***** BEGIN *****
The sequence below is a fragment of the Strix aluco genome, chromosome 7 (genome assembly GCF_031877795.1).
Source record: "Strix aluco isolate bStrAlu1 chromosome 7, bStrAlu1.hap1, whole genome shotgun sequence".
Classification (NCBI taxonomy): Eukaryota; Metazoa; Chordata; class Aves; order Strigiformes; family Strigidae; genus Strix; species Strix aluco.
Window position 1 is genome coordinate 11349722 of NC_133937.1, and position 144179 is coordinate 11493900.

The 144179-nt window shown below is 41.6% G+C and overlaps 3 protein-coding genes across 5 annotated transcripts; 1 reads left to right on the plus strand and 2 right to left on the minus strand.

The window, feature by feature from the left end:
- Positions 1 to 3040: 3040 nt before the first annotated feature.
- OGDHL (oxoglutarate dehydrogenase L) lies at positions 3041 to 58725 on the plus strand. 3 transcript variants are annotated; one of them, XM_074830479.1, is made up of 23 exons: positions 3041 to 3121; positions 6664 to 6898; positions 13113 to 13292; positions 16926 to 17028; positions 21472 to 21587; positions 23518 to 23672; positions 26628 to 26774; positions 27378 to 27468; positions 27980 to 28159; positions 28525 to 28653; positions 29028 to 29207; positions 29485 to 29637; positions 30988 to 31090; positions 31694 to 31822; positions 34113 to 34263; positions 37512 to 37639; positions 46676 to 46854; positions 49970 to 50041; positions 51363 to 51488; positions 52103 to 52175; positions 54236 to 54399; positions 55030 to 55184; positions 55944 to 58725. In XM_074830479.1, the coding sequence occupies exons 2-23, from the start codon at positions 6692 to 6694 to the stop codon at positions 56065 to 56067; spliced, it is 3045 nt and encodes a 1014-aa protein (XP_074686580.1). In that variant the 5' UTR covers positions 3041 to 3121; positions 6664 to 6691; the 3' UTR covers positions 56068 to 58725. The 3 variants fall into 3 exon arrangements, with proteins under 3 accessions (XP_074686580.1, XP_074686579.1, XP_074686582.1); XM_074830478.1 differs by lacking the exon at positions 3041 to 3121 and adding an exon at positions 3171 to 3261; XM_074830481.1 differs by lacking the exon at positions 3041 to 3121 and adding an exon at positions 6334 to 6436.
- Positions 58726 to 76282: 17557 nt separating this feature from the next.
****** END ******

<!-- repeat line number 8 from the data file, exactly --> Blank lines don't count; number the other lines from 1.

- OGDHL (oxoglutarate dehydrogenase L) lies at positions 3041 to 58725 on the plus strand. 3 transcript variants are annotated; one of them, XM_074830479.1, is made up of 23 exons: positions 3041 to 3121; positions 6664 to 6898; positions 13113 to 13292; positions 16926 to 17028; positions 21472 to 21587; positions 23518 to 23672; positions 26628 to 26774; positions 27378 to 27468; positions 27980 to 28159; positions 28525 to 28653; positions 29028 to 29207; positions 29485 to 29637; positions 30988 to 31090; positions 31694 to 31822; positions 34113 to 34263; positions 37512 to 37639; positions 46676 to 46854; positions 49970 to 50041; positions 51363 to 51488; positions 52103 to 52175; positions 54236 to 54399; positions 55030 to 55184; positions 55944 to 58725. In XM_074830479.1, the coding sequence occupies exons 2-23, from the start codon at positions 6692 to 6694 to the stop codon at positions 56065 to 56067; spliced, it is 3045 nt and encodes a 1014-aa protein (XP_074686580.1). In that variant the 5' UTR covers positions 3041 to 3121; positions 6664 to 6691; the 3' UTR covers positions 56068 to 58725. The 3 variants fall into 3 exon arrangements, with proteins under 3 accessions (XP_074686580.1, XP_074686579.1, XP_074686582.1); XM_074830478.1 differs by lacking the exon at positions 3041 to 3121 and adding an exon at positions 3171 to 3261; XM_074830481.1 differs by lacking the exon at positions 3041 to 3121 and adding an exon at positions 6334 to 6436.